In Syracuse’s losses, they’ve been vulnerable to a streaky onslaught of points by their opponents (sound familiar?), specifically 86. Against Louisville, they watched the Cardinals run off 21 points to start the game, then saw them add 20 more to close out the 62-28 Orangemen defeat. One week later, Syracuse jumped out to a 17-0 lead against South Florida, then saw their opponents outscore them, 45-3.


Syracuse hasn’t mustered much of a pass rush this season (also sound familiar?), collecting just seven in four games. Three of those came from defensive lineman Chris Slayton, who also has a pair of quarterback hurries to his credit. Therefore, it may serve the Irish offensive line well to focus their energies on neutralizing him. Establishing the running game early will also do the job.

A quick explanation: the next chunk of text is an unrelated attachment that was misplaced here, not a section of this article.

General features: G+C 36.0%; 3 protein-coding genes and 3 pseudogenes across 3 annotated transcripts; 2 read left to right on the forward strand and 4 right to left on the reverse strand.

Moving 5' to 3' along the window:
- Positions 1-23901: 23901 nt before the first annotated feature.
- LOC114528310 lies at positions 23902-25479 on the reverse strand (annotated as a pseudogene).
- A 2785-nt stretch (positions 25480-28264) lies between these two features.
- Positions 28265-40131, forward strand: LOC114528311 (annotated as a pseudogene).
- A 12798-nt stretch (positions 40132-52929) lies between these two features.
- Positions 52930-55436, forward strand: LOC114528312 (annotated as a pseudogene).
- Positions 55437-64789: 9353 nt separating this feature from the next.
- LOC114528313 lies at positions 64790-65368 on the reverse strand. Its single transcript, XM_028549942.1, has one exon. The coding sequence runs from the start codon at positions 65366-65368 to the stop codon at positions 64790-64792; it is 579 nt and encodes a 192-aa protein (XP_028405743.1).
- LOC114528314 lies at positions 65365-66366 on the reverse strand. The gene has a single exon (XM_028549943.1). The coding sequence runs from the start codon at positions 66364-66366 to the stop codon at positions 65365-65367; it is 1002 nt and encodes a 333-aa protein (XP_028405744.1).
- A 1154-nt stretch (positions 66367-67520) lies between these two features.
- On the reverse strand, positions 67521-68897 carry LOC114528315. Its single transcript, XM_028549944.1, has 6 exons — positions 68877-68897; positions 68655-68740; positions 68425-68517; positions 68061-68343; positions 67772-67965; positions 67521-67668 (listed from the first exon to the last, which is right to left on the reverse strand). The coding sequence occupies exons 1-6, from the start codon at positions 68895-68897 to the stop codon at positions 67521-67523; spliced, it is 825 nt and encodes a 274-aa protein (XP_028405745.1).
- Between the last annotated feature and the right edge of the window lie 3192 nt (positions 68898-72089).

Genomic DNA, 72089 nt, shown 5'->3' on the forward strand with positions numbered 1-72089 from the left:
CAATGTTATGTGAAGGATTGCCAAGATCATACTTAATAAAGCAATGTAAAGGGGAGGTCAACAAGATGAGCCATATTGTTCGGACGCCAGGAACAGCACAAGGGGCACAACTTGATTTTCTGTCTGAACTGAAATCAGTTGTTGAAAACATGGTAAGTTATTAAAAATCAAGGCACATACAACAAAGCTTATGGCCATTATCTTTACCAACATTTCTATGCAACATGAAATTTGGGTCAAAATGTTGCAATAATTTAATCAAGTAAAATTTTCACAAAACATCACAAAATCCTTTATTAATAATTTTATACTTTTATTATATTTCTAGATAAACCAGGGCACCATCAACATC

Thanks to 14 stops last week against Connecticut, including 2.5 behind the line of scrimmage, Orangemen linebacker Zaire Franklin moved into the team lead with 32 tackles. One of those tackles completed a crucial goal-line stand, while a pass deflection was converted into a pick-six that proved to be the difference in Syracuse’s 31-24 victory.


This number focuses on the average number of seconds it takes for every Syracuse play. This high-tempo spread offense helps explain the team’s reliance on its passing game, which arrived when the Orangemen hired new head coach Dino Babers. It also gives even more evidence as to why the Notre Dame offense should strongly focus on their running game.

The Bottom Line